Solitary bees

Person Author: Lajos Szabo Calender May 24, 2012 Posted Tags: , , Comment 3 Comments

Solitary bees live and rear their offspring on their own. The females are all fertile and make their own small nests. There are about 250 solitary bee species in Britain, 24 bumble bees and 1 honey bee. When it comes to pollination these bees are just as important as the well know colony forming bees as solitary bees are very good pollinators, according to studies one solitary bee can do the job of 20 or more honey bee. Around 90% of the bees in the world are solitary, living their life on their own as single bees.

The first bees appear in the garden in early spring are the mining bees. They called mining bees because they make their nests in the ground, usually on soft, sandy soil or along paths where there is not too much vegetation. They are very similar in appearance to the honey bee but they don’t have pollen baskets on their legs.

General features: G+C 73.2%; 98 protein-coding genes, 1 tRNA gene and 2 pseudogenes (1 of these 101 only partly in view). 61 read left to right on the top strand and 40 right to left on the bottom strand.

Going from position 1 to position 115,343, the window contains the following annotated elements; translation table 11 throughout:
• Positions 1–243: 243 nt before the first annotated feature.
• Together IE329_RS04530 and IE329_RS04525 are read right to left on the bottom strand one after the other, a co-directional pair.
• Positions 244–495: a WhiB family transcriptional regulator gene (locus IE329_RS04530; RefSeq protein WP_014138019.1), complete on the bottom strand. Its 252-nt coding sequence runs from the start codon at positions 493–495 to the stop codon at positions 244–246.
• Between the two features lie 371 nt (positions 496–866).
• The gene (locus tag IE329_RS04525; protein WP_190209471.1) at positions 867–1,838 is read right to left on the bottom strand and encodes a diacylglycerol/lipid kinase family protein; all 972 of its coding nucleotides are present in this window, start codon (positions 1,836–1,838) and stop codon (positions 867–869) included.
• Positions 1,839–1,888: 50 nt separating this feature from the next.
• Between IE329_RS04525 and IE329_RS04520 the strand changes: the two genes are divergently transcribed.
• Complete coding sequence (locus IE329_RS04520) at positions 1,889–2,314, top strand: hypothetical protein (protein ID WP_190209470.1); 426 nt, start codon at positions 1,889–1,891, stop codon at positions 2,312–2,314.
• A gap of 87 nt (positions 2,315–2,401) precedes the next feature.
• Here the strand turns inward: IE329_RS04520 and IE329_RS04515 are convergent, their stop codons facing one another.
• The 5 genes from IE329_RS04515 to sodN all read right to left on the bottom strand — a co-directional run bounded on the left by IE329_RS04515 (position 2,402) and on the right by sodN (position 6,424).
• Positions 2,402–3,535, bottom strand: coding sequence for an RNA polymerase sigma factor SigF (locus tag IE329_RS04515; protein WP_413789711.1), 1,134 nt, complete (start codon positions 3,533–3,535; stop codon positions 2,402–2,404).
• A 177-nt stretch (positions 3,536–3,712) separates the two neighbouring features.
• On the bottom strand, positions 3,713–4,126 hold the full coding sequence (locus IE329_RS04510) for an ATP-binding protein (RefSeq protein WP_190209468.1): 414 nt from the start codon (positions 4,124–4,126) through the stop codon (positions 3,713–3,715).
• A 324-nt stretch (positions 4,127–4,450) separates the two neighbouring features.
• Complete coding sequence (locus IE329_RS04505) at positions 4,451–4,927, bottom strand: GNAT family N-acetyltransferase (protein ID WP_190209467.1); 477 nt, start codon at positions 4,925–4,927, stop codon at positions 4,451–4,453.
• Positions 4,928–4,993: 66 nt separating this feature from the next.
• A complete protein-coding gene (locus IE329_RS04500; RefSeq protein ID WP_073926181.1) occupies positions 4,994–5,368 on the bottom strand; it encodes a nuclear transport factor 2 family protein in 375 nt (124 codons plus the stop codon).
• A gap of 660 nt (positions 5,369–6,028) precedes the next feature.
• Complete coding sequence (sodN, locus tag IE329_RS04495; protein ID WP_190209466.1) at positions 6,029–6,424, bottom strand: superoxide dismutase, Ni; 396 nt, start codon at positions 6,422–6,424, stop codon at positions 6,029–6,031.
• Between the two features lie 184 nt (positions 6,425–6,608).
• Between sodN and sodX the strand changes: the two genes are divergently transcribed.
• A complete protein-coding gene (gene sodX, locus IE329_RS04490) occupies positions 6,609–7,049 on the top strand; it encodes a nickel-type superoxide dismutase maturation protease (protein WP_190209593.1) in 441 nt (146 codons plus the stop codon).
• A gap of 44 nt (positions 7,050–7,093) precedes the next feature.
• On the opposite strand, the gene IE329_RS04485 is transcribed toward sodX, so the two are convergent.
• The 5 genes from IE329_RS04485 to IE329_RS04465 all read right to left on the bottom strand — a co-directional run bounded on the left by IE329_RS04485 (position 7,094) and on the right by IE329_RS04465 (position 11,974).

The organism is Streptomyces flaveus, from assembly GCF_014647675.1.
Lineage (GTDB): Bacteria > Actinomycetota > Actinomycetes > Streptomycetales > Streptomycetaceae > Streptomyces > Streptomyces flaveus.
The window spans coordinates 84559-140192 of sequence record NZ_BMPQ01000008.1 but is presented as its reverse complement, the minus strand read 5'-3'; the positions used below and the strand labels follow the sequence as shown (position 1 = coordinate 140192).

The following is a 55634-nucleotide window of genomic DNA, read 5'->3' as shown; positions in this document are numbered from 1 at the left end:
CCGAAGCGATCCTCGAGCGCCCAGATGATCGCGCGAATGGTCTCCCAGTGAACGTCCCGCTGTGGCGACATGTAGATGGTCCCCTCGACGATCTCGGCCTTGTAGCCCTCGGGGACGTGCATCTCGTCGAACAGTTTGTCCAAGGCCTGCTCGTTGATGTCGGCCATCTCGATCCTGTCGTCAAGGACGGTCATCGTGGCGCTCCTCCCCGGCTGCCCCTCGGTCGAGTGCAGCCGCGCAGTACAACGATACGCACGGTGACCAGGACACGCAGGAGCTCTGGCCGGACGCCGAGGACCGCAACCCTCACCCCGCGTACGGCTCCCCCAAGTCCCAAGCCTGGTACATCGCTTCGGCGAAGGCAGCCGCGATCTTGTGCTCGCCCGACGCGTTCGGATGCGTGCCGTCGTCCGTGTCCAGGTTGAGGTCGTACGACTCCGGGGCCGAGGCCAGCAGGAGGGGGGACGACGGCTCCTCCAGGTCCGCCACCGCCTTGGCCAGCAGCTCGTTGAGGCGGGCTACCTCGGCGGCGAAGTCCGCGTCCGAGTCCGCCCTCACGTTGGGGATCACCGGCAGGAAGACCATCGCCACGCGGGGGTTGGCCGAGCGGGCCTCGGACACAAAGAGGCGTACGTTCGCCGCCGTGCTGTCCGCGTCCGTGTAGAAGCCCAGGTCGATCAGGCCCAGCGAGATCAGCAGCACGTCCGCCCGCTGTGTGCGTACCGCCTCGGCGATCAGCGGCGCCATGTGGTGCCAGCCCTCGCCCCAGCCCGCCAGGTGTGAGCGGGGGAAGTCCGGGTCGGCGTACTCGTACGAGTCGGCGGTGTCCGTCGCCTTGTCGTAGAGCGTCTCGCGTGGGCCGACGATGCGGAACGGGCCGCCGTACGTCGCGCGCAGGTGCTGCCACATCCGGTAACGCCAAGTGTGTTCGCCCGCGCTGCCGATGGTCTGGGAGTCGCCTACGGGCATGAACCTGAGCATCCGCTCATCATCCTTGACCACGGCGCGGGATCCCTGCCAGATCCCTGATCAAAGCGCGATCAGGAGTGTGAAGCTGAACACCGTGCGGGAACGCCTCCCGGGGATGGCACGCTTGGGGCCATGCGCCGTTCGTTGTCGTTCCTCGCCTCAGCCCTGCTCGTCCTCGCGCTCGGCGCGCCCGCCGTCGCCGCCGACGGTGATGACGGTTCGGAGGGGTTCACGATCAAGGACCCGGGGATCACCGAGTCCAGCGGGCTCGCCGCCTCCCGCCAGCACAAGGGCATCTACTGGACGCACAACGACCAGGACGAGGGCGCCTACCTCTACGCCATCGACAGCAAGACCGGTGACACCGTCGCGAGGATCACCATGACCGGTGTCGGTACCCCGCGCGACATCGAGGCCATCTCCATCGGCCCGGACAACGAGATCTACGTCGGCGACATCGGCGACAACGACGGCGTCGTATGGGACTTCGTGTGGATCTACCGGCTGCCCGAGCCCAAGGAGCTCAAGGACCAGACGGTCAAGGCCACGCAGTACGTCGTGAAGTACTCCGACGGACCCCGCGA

There are two other groups in the UK which are the mason bees and the leafcutter bees.

Solitary bees are very useful pollinators as they do fly even in cold, wet weather unlike honey bees. The red mason bee is a well know pollinator of apple orchards, and other early flowering fruit trees and bushes.

As mentioned before these bees don’t form colonies but sometimes if there is a suitable area, they live very close to each other, this called aggregation.  Every female works alone making their own nest for the eggs in dead wood, hollow stems or burrowing in the ground. The females create a separate compartment for each egg, seal them off and then let the larvae fend for themselves. Many solitary bees nest in small cavities in woods.

To encourage these useful insects you can have a bunch of reed stems, or old canes. Keep them about 50 cm long, tie them together and hang them up somewhere sunny and safe at least 1 meter above ground. And you can simply drill different sizes if holes in your timber frame or fences. Or if you have a good sized log you can hang it up on the fence or on a post and drill holes in it so that the bees will find it attractive. Solitary bees are either stingless or very unlikely to sting.

         

3 Responses to “Solitary bees”

Leave a Reply

SagePay Thawte Visa Paypal Master Card
Read more:
Calendula officinalis – the forgotten herb and ornamental

Pot marigold (Calendula officinalis), often called English or garden marigold is most probably native to southern Europe, although its long cultivation history can shade this statement. Commonly grown in every...

Close